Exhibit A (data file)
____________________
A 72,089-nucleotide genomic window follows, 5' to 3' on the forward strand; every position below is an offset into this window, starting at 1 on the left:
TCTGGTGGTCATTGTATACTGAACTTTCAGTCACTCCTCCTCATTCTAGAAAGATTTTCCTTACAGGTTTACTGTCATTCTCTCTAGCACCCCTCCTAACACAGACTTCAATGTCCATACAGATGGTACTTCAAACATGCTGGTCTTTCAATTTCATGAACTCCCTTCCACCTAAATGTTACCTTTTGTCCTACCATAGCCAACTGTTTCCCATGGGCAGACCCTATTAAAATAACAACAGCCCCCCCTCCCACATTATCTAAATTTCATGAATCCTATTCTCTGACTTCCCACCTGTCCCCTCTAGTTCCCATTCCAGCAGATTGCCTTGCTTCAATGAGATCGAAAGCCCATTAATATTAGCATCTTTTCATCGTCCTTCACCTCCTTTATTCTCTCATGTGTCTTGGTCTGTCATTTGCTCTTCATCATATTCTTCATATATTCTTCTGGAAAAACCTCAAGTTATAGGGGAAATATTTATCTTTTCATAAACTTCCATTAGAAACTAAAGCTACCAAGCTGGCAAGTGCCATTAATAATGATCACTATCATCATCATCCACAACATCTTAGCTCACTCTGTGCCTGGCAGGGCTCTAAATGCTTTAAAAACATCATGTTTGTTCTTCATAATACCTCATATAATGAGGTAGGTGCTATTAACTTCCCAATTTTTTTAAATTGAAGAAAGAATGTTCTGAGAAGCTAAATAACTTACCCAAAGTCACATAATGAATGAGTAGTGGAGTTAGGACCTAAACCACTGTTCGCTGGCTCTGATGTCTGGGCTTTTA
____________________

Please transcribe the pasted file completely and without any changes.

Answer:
A 72,089-nucleotide genomic window follows, 5' to 3' on the forward strand; every position below is an offset into this window, starting at 1 on the left:
TCTGGTGGTCATTGTATACTGAACTTTCAGTCACTCCTCCTCATTCTAGAAAGATTTTCCTTACAGGTTTACTGTCATTCTCTCTAGCACCCCTCCTAACACAGACTTCAATGTCCATACAGATGGTACTTCAAACATGCTGGTCTTTCAATTTCATGAACTCCCTTCCACCTAAATGTTACCTTTTGTCCTACCATAGCCAACTGTTTCCCATGGGCAGACCCTATTAAAATAACAACAGCCCCCCCTCCCACATTATCTAAATTTCATGAATCCTATTCTCTGACTTCCCACCTGTCCCCTCTAGTTCCCATTCCAGCAGATTGCCTTGCTTCAATGAGATCGAAAGCCCATTAATATTAGCATCTTTTCATCGTCCTTCACCTCCTTTATTCTCTCATGTGTCTTGGTCTGTCATTTGCTCTTCATCATATTCTTCATATATTCTTCTGGAAAAACCTCAAGTTATAGGGGAAATATTTATCTTTTCATAAACTTCCATTAGAAACTAAAGCTACCAAGCTGGCAAGTGCCATTAATAATGATCACTATCATCATCATCCACAACATCTTAGCTCACTCTGTGCCTGGCAGGGCTCTAAATGCTTTAAAAACATCATGTTTGTTCTTCATAATACCTCATATAATGAGGTAGGTGCTATTAACTTCCCAATTTTTTTAAATTGAAGAAAGAATGTTCTGAGAAGCTAAATAACTTACCCAAAGTCACATAATGAATGAGTAGTGGAGTTAGGACCTAAACCACTGTTCGCTGGCTCTGATGTCTGGGCTTTTA